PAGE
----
Ekbeh, the short nonfiction film Mariah Eli Hernandez-Fitch ’23 made for her senior thesis, has been chosen for the 2024 Sundance Film Festival in Park City, Utah.
First conceived as a documentary about her grandparents’ homemade gumbo, the film had a mind of its own, says Hernandez-Fitch, a member of the Houma tribe in Louisiana.
The alum had planned to tell the story using English and Louisiana French, her grandparents’ first language. But an internship last spring with the Houma Language Project inspired her to include words and phrases from the Indigenous language, which the nonprofit works to restore.
Houma “has kind of been replaced with French for the longest time. I had never met anyone who knew our Native language,” says Hernandez-Fitch, a graduate student in American Indian studies, with a focus in law, at UCLA. “So, I was like, I need to include this in my film.”
Making Ekbeh, which premiered last month at the New Orleans Film Festival, helped her connect “so many puzzle pieces” about Houma culture, and what it means for the culture to survive, she says.
The eight-minute film opens with a creation story read by Hernandez-Fitch’s youngest sister and documents the steps in making gumbo, interspersed with her grandmother’s recollections of growing up under segregation, the story of how her grandfather built a shrimping business from the ground up, and images of the southern Louisiana landscape.
Cooking and eating together is “how stories get passed down,” says the filmmaker, who grew up in an intergenerational household where the kitchen was the hub of daily life. It’s “how language gets rebuilt.”
Because Ekbeh “centers around the rebuilding of the language as well as creating the gumbo,” the title, which means to rebuild and create, “just clicked,” she says.
The ‘original storytellers’
Iyabo Kwayana, an assistant professor of film and media studies, says Hernandez-Fitch’s voice is an important addition to the field.
“She’s speaking from a different cultural understanding of storytelling, and that informs the choices that she makes with her storytelling,” says Kwayana, whose animated short By Water premiered at Sundance in 2023. “We need more variety that comes from the unique cultural perspective of the maker, rather than just something that is formulaic that exists in traditional Hollywood filmmaking.”
As the festival approaches—it opens on Jan. 18—Kwayana says she’s excited for Hernandez-Fitch to experience Sundance and looks forward to her future work.
Growing up, Hernandez-Fitch had a fascination with YouTube videos and a penchant for recording her family’s vacations and vlogging with friends. But she never imagined filmmaking would be anything more than a hobby until her first year at Dartmouth, when she joined students from the film department to watch the Oscars on TV.
Director Taika Waititi, the first person of Māori descent to win an Oscar, dedicated his award to young Indigenous artists, “the original storytellers.”
“It set a spark in me,” said Hernandez-Fitch, who majored in film and media studies, with a minor in Native American and Indigenous studies.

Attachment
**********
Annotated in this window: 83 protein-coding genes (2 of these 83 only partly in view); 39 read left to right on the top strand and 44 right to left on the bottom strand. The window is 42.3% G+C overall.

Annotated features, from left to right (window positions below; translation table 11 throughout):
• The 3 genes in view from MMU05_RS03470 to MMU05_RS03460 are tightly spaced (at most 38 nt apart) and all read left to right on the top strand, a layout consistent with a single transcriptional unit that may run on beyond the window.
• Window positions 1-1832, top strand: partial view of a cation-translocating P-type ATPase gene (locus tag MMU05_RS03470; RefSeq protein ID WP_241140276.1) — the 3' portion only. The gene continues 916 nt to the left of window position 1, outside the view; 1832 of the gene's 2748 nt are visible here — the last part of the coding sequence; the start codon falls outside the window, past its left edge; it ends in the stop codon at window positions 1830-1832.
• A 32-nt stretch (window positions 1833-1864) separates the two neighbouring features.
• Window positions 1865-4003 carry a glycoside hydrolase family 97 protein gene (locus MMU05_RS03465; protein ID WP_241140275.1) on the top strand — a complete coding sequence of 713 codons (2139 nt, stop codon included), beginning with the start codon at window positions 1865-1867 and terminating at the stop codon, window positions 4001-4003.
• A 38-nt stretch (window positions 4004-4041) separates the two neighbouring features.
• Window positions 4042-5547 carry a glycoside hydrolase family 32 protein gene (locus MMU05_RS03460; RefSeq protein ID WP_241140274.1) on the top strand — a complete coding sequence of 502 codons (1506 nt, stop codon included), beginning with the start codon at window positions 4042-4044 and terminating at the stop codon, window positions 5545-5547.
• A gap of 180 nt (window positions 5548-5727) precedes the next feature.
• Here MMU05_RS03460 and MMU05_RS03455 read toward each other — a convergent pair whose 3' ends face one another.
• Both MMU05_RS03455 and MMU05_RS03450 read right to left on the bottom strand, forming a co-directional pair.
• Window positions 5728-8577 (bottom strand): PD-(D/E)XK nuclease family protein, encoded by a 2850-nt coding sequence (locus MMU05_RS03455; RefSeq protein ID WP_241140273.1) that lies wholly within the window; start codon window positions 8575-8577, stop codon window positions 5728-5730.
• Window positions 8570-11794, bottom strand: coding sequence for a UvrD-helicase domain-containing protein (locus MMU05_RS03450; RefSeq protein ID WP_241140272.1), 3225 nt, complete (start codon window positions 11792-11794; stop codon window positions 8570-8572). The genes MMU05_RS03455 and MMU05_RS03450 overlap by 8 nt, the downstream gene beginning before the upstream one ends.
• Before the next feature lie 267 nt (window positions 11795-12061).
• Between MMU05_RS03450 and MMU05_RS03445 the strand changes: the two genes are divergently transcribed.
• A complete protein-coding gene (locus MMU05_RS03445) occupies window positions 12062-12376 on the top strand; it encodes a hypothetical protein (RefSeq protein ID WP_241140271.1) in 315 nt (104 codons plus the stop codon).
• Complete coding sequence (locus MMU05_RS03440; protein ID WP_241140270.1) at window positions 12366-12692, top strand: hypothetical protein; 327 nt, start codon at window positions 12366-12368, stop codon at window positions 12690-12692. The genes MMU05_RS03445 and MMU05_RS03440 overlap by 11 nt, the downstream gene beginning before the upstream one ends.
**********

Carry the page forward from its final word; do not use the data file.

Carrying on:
She took part in the Department of Film and Media Studies’ Domestic Study Program in Los Angeles in the winter of 2021, directed by Kwayana, and dove into film classes, taking inspiration from her professors, among them Jodie Mack, an experimental animator and professor of film and media studies.
She admires Mack’s lively, experimental approach to filmmaking, how she “blurs the lines between what’s real and what’s not, the definition of what is nonfiction,” says Hernandez-Fitch, who was a teaching assistant in Mack’s Film 1 course. “She made learning about film so exciting to me.”
A ‘creative powerhouse’
Hernandez-Fitch made Ekbeh during a two-term culminating experience thesis seminar within the Department of Film and Media Studies. She filmed, directed, and produced the movie, which won the John P. Wolfenden Award in Film and Media Studies in 2023. Nonetheless, Ekbeh “was definitely a group effort,” she says, citing weekly critique sessions with her fellow seminar students and help from advisers Mack and Jacqueline Wernimont, Distinguished Chair, Digital Humanities and Social Engagement.
Mack, who taught the second term of the seminar, says she was able to watch Hernandez-Fitch transform some footage and an idea into a beautiful piece.
“This confluence of information being delivered via voices and standard documentary-adjacent interview footage alongside more poetic treatments of the subject matter, these overhead shots of the gumbo, the silent portraits of her grandparents, and the footage outside come together so succinctly and beautifully.”
Mack says she’s always found Hernandez-Fitch to be “a creative and administrative powerhouse,” so when she heard that she would have a film at Sundance, she was thrilled but not surprised.
“It’s amazing to see us getting representation at this wonderful festival that really guarantees a healthy life for a film once you screen there,” Mack says, calling the acceptance “incredible news” for Mariah. “I’m sure she’s going to make wonderful connections and friendships that will carry her along her career.”
Hernandez-Fitch says the news really hit her last week, when she received stills of her grandparents with the Sundance logo.
“I completely broke down, just to see my grandparents and how their stories are going and reaching a bigger audience.”